WASHINGTON — Top trade officials from the United States, Mexico and Canada were to meet in Dallas, Texas Monday to discuss trade, labor and environmental issues under the North America Free Trade Agreement (NAFTA).
US Trade Representative Ron Kirk said in a statement Thursday that he will host Mexico's Secretary of the Economy Gerardo Ruiz Mateos and Canadian Trade Minister Stockwell Day for talks on "ways to ensure that the benefits of our trilateral trade and economic relationship are widely shared and sustainable."
The 1994 NAFTA trade pact created the largest trading bloc in the world by eliminating import tariffs on goods circulating among partners Canada, the United States and Mexico.
During last year's election campaign, then-presidential candidate Barack Obama sometimes criticized the 15-year old trade pact which has been derided by US labor and left-of-center groups as being environmentally unfriendly and harmful to the interests of the average working American.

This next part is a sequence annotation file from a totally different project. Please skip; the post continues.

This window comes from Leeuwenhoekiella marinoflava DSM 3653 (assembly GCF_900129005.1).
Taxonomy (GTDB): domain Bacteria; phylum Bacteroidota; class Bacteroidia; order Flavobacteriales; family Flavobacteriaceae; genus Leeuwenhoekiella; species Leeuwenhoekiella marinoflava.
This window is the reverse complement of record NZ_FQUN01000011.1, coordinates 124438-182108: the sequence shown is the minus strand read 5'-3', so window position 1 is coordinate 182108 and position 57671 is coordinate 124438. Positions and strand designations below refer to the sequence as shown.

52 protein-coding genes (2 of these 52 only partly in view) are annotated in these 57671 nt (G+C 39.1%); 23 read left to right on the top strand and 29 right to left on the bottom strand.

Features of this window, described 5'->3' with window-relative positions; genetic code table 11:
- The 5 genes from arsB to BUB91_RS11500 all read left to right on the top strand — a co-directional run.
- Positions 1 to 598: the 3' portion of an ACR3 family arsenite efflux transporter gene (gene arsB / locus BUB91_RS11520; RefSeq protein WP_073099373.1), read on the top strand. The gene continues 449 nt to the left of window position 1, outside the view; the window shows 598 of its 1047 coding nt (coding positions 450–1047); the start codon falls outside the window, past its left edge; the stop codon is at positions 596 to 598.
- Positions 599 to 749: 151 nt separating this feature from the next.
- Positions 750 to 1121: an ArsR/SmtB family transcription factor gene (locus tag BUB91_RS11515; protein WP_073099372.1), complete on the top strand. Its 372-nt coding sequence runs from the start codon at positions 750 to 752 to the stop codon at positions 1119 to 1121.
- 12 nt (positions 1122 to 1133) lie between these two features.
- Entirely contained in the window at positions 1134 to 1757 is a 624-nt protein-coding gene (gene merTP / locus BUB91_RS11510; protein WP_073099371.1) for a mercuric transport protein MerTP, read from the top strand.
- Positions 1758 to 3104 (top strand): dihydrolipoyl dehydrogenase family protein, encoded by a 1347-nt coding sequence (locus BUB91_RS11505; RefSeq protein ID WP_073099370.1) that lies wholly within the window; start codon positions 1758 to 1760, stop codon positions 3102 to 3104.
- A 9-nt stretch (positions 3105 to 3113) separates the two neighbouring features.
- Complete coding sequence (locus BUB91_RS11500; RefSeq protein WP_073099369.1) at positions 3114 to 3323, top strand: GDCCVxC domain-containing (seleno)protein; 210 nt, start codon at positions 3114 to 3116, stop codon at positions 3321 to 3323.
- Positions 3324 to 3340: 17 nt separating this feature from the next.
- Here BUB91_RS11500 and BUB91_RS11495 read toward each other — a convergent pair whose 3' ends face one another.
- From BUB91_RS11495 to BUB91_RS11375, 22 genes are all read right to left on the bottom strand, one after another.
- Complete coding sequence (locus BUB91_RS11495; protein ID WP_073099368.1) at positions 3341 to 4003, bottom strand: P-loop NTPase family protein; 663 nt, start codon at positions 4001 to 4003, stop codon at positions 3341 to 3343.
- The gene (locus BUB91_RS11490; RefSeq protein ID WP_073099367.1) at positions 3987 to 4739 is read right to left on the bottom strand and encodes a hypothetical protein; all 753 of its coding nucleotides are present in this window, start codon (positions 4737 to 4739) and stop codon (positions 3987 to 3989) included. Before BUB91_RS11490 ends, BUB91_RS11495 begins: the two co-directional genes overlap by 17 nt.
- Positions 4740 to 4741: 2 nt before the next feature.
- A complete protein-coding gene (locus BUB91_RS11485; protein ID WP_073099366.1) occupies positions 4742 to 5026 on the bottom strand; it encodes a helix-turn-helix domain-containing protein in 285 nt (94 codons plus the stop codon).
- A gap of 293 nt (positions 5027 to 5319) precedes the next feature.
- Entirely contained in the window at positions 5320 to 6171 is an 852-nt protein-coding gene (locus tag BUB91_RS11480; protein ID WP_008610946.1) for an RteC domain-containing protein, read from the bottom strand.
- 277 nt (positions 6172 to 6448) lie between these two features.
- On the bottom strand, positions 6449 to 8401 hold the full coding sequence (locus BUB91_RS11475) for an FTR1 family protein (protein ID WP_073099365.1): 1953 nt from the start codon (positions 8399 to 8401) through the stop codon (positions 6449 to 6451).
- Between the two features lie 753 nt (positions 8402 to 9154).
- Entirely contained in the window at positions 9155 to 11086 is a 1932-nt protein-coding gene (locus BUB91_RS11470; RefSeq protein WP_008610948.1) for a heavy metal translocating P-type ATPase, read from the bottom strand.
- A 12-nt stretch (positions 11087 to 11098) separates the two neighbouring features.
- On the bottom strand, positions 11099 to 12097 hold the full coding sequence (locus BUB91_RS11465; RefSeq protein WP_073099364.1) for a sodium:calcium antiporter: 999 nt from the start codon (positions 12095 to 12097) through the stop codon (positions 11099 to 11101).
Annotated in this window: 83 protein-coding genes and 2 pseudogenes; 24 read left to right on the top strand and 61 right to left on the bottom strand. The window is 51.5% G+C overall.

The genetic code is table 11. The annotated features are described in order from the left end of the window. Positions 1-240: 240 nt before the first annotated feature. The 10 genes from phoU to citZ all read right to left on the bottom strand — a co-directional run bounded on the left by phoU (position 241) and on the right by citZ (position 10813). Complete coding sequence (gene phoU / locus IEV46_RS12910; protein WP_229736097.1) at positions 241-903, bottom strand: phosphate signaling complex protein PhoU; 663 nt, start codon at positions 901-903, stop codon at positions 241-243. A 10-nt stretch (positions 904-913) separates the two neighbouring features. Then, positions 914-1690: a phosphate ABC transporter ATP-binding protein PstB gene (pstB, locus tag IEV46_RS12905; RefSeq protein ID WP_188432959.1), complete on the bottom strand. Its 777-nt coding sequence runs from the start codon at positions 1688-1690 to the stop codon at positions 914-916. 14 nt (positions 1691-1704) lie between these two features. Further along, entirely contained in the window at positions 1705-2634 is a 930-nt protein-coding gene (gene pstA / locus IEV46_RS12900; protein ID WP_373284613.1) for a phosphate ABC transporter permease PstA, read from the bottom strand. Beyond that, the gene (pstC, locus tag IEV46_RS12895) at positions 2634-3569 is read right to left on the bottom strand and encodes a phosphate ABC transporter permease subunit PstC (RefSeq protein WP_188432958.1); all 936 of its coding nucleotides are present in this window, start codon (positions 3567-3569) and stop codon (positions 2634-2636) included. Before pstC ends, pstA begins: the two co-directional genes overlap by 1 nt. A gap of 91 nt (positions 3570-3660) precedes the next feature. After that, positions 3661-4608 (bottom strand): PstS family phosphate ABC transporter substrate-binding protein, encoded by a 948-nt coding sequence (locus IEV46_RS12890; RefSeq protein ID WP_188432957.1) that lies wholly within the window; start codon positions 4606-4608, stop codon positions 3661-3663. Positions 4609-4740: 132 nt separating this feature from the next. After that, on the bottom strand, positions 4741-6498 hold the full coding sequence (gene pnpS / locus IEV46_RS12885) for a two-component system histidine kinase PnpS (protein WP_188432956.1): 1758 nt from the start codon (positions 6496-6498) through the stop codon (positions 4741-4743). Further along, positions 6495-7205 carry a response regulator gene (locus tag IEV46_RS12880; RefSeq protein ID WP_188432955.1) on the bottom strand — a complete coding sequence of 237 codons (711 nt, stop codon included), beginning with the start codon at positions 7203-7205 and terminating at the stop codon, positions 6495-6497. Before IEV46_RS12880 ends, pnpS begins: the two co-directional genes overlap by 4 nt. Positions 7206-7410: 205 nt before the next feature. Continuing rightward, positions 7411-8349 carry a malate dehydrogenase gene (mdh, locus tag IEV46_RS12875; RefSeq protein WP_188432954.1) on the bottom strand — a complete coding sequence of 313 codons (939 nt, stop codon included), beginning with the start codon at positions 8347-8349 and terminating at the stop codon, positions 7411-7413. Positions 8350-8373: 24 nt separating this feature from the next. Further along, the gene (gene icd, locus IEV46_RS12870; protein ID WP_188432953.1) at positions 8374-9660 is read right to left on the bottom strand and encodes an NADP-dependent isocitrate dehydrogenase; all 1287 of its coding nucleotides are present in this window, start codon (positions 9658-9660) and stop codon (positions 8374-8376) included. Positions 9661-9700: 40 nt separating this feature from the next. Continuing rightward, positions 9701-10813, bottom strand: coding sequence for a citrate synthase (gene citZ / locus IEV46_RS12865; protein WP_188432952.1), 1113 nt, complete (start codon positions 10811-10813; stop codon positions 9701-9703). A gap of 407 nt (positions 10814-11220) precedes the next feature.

But supporters say NAFTA has tripled the volume of annual trade among the three member nations from 297 billion dollars when it entered into force in 1994 to 941 billion dollars today.
Obama hinted on the campaign trail last year that he might renegotiate NAFTA to include greater labor and environmental safeguards, but Canada and Mexico have expressed wariness at the prospect of reopening trade negotiations.
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